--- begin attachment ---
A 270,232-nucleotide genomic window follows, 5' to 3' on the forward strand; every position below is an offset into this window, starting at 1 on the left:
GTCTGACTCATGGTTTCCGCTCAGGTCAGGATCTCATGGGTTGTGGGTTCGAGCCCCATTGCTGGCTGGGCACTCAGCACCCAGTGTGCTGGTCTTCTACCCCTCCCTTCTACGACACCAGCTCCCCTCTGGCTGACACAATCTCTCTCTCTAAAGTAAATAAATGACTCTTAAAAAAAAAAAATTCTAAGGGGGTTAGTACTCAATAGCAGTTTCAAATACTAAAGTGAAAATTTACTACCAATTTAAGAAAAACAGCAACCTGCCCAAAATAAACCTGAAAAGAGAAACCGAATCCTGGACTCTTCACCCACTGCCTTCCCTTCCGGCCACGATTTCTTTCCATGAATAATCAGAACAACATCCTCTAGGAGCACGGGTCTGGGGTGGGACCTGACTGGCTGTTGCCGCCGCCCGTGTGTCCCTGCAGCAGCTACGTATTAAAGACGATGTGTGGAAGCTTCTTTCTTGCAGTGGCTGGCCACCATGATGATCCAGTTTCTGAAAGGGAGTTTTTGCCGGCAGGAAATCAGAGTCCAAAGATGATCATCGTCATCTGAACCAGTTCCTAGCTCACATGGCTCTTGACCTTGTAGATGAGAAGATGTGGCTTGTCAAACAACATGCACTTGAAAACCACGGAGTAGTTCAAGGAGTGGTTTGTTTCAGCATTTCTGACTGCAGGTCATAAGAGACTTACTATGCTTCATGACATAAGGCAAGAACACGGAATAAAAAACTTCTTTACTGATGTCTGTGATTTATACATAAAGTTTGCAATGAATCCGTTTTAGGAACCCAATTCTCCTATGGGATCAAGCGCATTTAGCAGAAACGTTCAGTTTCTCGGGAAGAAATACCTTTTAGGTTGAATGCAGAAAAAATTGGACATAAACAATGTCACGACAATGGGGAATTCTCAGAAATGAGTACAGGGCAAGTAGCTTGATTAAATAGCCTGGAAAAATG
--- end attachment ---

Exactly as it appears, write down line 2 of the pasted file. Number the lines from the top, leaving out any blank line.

GTCTGACTCATGGTTTCCGCTCAGGTCAGGATCTCATGGGTTGTGGGTTCGAGCCCCATTGCTGGCTGGGCACTCAGCACCCAGTGTGCTGGTCTTCTACCCCTCCCTTCTACGACACCAGCTCCCCTCTGGCTGACACAATCTCTCTCTCTAAAGTAAATAAATGACTCTTAAAAAAAAAAAATTCTAAGGGGGTTAGTACTCAATAGCAGTTTCAAATACTAAAGTGAAAATTTACTACCAATTTAAGAAAAACAGCAACCTGCCCAAAATAAACCTGAAAAGAGAAACCGAATCCTGGACTCTTCACCCACTGCCTTCCCTTCCGGCCACGATTTCTTTCCATGAATAATCAGAACAACATCCTCTAGGAGCACGGGTCTGGGGTGGGACCTGACTGGCTGTTGCCGCCGCCCGTGTGTCCCTGCAGCAGCTACGTATTAAAGACGATGTGTGGAAGCTTCTTTCTTGCAGTGGCTGGCCACCATGATGATCCAGTTTCTGAAAGGGAGTTTTTGCCGGCAGGAAATCAGAGTCCAAAGATGATCATCGTCATCTGAACCAGTTCCTAGCTCACATGGCTCTTGACCTTGTAGATGAGAAGATGTGGCTTGTCAAACAACATGCACTTGAAAACCACGGAGTAGTTCAAGGAGTGGTTTGTTTCAGCATTTCTGACTGCAGGTCATAAGAGACTTACTATGCTTCATGACATAAGGCAAGAACACGGAATAAAAAACTTCTTTACTGATGTCTGTGATTTATACATAAAGTTTGCAATGAATCCGTTTTAGGAACCCAATTCTCCTATGGGATCAAGCGCATTTAGCAGAAACGTTCAGTTTCTCGGGAAGAAATACCTTTTAGGTTGAATGCAGAAAAAATTGGACATAAACAATGTCACGACAATGGGGAATTCTCAGAAATGAGTACAGGGCAAGTAGCTTGATTAAATAGCCTGGAAAAATG